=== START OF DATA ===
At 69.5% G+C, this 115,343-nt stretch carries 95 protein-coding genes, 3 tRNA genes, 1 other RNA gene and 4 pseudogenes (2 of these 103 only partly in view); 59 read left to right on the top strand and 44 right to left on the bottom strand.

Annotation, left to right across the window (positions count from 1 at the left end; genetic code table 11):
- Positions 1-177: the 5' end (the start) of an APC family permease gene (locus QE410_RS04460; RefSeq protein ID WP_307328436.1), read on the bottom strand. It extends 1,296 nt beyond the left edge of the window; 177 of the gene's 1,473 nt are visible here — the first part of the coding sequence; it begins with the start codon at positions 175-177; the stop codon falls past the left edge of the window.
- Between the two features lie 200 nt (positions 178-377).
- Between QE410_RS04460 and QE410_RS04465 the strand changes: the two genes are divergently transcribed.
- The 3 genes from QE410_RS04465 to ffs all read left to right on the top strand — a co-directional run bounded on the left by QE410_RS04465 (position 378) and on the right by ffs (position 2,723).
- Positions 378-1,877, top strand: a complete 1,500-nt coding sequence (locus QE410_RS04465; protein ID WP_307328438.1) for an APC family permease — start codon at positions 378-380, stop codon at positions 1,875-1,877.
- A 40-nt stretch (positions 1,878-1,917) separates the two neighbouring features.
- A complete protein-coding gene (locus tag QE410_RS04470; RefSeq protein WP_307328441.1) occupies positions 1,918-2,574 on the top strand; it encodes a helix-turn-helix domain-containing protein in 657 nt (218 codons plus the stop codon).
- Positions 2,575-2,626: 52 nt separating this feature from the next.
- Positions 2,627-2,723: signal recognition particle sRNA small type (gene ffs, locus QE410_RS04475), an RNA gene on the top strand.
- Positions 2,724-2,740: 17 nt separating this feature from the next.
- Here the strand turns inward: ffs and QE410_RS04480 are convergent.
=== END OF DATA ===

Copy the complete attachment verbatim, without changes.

At 69.5% G+C, this 115,343-nt stretch carries 95 protein-coding genes, 3 tRNA genes, 1 other RNA gene and 4 pseudogenes (2 of these 103 only partly in view); 59 read left to right on the top strand and 44 right to left on the bottom strand.

Annotation, left to right across the window (positions count from 1 at the left end; genetic code table 11):
- Positions 1-177: the 5' end (the start) of an APC family permease gene (locus QE410_RS04460; RefSeq protein ID WP_307328436.1), read on the bottom strand. It extends 1,296 nt beyond the left edge of the window; 177 of the gene's 1,473 nt are visible here — the first part of the coding sequence; it begins with the start codon at positions 175-177; the stop codon falls past the left edge of the window.
- Between the two features lie 200 nt (positions 178-377).
- Between QE410_RS04460 and QE410_RS04465 the strand changes: the two genes are divergently transcribed.
- The 3 genes from QE410_RS04465 to ffs all read left to right on the top strand — a co-directional run bounded on the left by QE410_RS04465 (position 378) and on the right by ffs (position 2,723).
- Positions 378-1,877, top strand: a complete 1,500-nt coding sequence (locus QE410_RS04465; protein ID WP_307328438.1) for an APC family permease — start codon at positions 378-380, stop codon at positions 1,875-1,877.
- A 40-nt stretch (positions 1,878-1,917) separates the two neighbouring features.
- A complete protein-coding gene (locus tag QE410_RS04470; RefSeq protein WP_307328441.1) occupies positions 1,918-2,574 on the top strand; it encodes a helix-turn-helix domain-containing protein in 657 nt (218 codons plus the stop codon).
- Positions 2,575-2,626: 52 nt separating this feature from the next.
- Positions 2,627-2,723: signal recognition particle sRNA small type (gene ffs, locus QE410_RS04475), an RNA gene on the top strand.
- Positions 2,724-2,740: 17 nt separating this feature from the next.
- Here the strand turns inward: ffs and QE410_RS04480 are convergent.